Note: Katie’s not a rescue dog, but there are so many little ones out there who desperately need someone to step in and save their lives.

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Posted by on January 27, 2010 in Along The Watchtower


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The Grand Strand Loses Its Great Ambassador Of Music: A Tribute To Jeff Roberts

jeff roberts
Jeff Roberts (Right) with former Screaming Cheetah Wheelies’ guitarist Mike Farris at a SXSE event in May, 2008. (Photo by Dariel Bendin)

By Brian M. Howle

Back in the late-’70s, the remaining members of a decimated Lynyrd Skynyrd reformed under the moniker of The Rossington-Collins Band. And one of the more haunting songs on that memorable album they produced in their post-Skynyrd continuation was entitled, “Next Phone Call”, about the chilling effect of hearing one’s phone ring in the middle of the night, when only the worst of news seems to find its way into our otherwise stable lives.

It wasn’t all that late in the night when I got the call, but it did have the same numbing effect of shattering an otherwise peaceful beginning to another week in Paradise here along the Strand – my old friend, Jeff Roberts, had unexpectedly died. I have reached that age where there is no such thing as an understandable loss of life, though ecumenicals portend to comfort me with profound explanations of the mysteries of God’s unknown will, and His great plan for us in the overall scheme of things.

But there is no comfort when someone close to me calls to let me know that one of the nicest, most decent men I have ever had the great honor and pleasure to know had passed away. Far too soon for his time, far too soon for his family, and far too soon for a world that sorely needs the likes of a Jeff Roberts now more than ever.

Now, I consider myself to be an extremely well-versed audiophile and musical history/trivia buff.  But it would be foolish (and abundantly obvious) for me, and really, just about anyone else around these parts to challenge Jeff’s encyclopedic knowledge of contemporary music. Equally foolish would be for one to assume that his forte was strictly rock & roll (with apologies to Atlanta Rhythm Section). Jeff’s genuine love for all things music was challenged only by his genuine love for his family and friends – and his son was the center of his world. And that one, simple fact speaks quantum volumes about those he loved.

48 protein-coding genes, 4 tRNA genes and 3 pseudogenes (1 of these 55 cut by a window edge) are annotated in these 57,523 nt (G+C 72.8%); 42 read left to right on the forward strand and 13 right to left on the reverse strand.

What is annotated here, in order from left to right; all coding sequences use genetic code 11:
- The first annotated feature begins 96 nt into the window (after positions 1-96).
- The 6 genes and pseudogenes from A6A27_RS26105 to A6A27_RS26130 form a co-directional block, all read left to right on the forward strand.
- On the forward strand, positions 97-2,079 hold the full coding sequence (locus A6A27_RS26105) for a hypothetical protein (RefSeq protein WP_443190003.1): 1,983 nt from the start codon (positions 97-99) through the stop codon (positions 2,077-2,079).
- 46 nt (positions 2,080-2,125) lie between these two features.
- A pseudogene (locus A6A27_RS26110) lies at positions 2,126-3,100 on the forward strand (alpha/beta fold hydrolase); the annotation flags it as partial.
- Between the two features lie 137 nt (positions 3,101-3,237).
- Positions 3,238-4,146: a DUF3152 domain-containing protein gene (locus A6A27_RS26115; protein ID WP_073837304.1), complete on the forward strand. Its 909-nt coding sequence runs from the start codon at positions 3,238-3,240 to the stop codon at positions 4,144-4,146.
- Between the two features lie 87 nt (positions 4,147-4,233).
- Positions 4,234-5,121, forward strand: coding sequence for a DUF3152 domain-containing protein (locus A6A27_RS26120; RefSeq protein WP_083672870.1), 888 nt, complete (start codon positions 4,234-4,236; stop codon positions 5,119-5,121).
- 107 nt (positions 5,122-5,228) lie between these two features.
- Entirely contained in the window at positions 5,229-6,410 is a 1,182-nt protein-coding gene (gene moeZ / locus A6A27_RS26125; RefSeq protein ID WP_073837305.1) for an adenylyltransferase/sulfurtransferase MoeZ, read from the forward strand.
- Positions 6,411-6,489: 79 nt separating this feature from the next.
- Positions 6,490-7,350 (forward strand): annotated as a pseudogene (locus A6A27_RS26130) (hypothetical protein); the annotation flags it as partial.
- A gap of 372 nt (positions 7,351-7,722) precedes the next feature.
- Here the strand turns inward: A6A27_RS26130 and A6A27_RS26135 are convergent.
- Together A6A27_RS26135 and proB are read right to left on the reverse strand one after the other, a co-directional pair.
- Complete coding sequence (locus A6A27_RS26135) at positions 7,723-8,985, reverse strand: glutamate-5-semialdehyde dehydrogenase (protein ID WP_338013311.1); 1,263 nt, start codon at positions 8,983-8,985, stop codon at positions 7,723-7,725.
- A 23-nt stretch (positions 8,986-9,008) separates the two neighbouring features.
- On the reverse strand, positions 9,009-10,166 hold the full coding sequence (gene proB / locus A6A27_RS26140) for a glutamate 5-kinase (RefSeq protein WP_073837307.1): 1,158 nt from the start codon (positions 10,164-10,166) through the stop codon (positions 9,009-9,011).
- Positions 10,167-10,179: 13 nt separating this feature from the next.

Jeff’s contributions to the lives and experiences of musicians, writers, producers, engineers, songwriters and fans of music in general are as countless as the stars in the heavens above. The years of immeasurable joy he helped others find as they searched for that “perfect record” while he owned Sounds Familiar, in the original store at 38th Avenue North in Myrtle Beach, probably spans the lives of more people than anyone can imagine. A gentle giant of a man, his beaming smile and deep, sincere laugh made anyone who entered his store with a heavy heart forget their problems for the time they spent there. And his expansive knowledge of all genres of music – and the thousands of artists who performed them – made him the ultimate Shaman of advice for all of those who came searching for “that song, you know, the one that goes …”

Sounds Familiar went its way far too soon, but Jeff continued to provide the same service and help with its smaller but no less important successor, Sounds Better, located in the Hidden Village complex along Restaurant Row. Anyone looking for that impossible-to-find vinyl 45, LP or 8-track invariably found their way into his little musical Nirvana, tucked away near the site of his family’s old Myrtle Beach homestead.

And anyone who had the good fortune and excellent luck to experience any of the South By Southeast shows over the last few years will have an extra special memory to treasure, as Jeff continued to help bring excellence in music to us all along the Grand Strand, right up until this past Monday, January 11, 2010, when God couldn’t find his favorite Stevie Ray Vaughn album and called on the best on earth to help him out. Or, maybe He just wanted to show up Hendrix in the weekly Trivial Pursuit game.

So, farewell, old friend. And thank you for filling the best years of my life with the best damn soundtrack known to any man. But take solace in knowing that for us mere mortals, your spirit will live in glorious stereo every time a song – that you turned us on to – drops on the ol’ trusty turntable. That song, you know, the one that goes …
Services will be conducted by McMillan and Small Funeral Home, 67th Avenue North & 17 Bypass. Visitation Thursday evening 6-8. Funeral service Friday at 2pm in the Chapel.
This article was also published in Alternatives NewsMagazine, Nightlife & Entertainment Page 23, January 14 – 28, 2010; as well as online at


Posted by on January 12, 2010 in Along The Watchtower